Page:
Tim Lane's vivid illustrations bring timeless themes of love and death to life
The Bristol artist's 'Anima Mundi' has been published thanks to Kickstarter
Drawing is Tim Lane’s first love and art fans have taken a liking to his intricate pencil illustrations too.
The Bristol fine artist’s five metre graphite drawing, “Anima Mundi”, is set to go on show early next month, after a Kickstarter campaign quickly raised twice its intended target.
Richly detailed and arresting, the epic piece folds down into an A5 book that almost £18,000 of funds has made possible to publish.
Death, sexuality and renewal are recurring themes in Tim’s work. But, despite the prominence of skulls, he insists “Anima Mundi” is about “the whole gamut of human experience and not just morbid”.
Inspired by old Victorian etchings, Tim describes drawing as a “cathartic process” that explores “the cycle of life”.
“I take influence from timeless myths, using traditional icons and symbols that are from the natural world and recognisable,” he says. “Leaving interpretations open, like in myths, is a good thing in art. None of my work is intended as preachy.”
The title "Anima Mundi" comes from the Latin for ‘Soul of the World’ – the idea that all living things on Earth are connected, as the soul is to the human body. Tim wanted to explore something that “keeps the mystery of the world alive without being religious”.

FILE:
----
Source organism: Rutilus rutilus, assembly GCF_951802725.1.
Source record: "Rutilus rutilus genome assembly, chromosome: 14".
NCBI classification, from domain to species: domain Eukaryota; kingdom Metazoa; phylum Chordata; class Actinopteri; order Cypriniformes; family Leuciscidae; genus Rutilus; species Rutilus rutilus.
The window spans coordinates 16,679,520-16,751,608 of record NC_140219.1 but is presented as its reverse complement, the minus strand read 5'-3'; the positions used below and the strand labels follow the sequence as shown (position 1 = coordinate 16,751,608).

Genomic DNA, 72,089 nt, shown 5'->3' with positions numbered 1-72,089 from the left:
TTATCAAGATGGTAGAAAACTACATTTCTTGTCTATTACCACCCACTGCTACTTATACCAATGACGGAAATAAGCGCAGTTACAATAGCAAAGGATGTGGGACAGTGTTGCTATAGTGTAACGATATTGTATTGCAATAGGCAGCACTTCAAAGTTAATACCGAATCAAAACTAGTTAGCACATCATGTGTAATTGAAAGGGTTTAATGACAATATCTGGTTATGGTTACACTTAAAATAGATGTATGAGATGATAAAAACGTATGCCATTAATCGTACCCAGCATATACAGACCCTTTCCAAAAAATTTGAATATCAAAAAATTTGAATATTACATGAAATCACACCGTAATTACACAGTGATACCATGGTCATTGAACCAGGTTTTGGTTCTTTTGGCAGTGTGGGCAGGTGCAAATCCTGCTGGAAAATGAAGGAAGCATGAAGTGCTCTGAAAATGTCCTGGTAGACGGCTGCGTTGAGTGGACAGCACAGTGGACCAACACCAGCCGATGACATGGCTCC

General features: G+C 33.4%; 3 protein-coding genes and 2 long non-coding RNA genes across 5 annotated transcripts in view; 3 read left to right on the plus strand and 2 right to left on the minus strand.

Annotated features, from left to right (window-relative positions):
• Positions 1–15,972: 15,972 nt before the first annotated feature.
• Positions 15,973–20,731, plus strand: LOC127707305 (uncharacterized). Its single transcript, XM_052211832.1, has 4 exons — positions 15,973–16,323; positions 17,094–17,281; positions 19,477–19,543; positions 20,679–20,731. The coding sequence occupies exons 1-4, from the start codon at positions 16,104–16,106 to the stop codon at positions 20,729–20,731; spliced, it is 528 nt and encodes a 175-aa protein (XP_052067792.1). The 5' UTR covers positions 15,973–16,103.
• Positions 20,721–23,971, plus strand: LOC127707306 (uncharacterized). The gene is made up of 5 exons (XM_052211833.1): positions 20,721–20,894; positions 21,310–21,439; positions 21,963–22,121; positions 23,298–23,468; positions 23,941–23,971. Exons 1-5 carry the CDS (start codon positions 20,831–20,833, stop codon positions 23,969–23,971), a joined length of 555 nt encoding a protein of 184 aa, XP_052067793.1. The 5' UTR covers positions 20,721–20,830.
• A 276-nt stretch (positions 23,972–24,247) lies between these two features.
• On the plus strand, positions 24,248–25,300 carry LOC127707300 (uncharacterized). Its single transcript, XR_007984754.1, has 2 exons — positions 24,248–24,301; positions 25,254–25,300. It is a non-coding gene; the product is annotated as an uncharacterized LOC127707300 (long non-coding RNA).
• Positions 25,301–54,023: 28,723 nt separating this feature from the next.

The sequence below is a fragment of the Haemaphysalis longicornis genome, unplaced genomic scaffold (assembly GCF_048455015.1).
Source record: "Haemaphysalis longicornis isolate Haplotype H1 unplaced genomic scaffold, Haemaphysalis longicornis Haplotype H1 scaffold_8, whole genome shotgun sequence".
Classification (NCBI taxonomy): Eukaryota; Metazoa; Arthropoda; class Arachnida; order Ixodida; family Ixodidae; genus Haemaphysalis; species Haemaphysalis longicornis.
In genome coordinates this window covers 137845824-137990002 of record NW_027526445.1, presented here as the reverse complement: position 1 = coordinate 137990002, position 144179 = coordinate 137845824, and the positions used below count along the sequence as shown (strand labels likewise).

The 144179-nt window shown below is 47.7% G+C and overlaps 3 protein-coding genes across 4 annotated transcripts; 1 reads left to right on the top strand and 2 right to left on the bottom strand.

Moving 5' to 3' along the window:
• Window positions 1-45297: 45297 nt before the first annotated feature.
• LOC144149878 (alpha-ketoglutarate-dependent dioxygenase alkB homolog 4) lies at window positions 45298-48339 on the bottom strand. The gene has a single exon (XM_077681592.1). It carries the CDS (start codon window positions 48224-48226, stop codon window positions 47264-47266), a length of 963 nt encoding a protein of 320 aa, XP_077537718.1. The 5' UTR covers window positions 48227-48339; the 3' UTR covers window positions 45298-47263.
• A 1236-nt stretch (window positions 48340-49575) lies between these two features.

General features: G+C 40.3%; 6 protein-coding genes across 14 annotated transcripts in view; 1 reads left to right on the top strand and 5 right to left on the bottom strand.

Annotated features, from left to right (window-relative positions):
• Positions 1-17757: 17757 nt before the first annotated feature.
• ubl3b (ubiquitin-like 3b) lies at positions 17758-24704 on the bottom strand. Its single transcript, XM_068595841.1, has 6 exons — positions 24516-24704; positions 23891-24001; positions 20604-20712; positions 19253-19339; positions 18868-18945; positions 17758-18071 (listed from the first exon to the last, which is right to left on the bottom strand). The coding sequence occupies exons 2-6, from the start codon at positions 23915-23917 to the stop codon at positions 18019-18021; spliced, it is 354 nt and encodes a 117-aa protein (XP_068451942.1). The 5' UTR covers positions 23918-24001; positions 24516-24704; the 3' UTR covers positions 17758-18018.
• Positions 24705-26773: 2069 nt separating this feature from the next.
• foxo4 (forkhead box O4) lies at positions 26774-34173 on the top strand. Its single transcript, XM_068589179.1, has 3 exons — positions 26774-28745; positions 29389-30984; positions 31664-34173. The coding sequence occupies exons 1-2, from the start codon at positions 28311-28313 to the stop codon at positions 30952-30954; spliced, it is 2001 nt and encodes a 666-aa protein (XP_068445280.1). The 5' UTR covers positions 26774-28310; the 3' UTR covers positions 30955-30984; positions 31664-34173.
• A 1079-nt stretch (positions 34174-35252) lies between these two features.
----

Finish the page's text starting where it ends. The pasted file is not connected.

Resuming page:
Tim Lane's 'Anima Mundi' can be folded into different narratives
Tim started working on “Anima Mundi” two years ago after finding a blank concertina sketchbook. The “stream of consciousness thing” appealed to him.
“I wanted to do something weirder and darker as I don’t find that other art gets out of any of my demons, as it were,” he says. “I found I could express myself better in this sort of visual diary.”
Tim Lane at his illustration desk
Tim’s talents do not end with “Anima Mundi”, however. His Bacchanalia series draws upon the interaction between plants, animals and humans and could be viewed as “people on their way to a party, to celebrate life”. One, showing a man and a woman in lion and zebra heads, is called “The Chase” and about love.
'The Chase' from Tim Lane's Bacchanalia series
Despite his growing fanbase, Tim maintains a distance between himself and the famous Bristol art scene. “I get a little sick of street art,” he says. “But there are elements of it that link with my work, namely the randomness, and I like that.”
Anima Mundi will be exhibited as part of Tim’s solo exhibition at Bristol’s Antlers Gallery from 4 – 27 July
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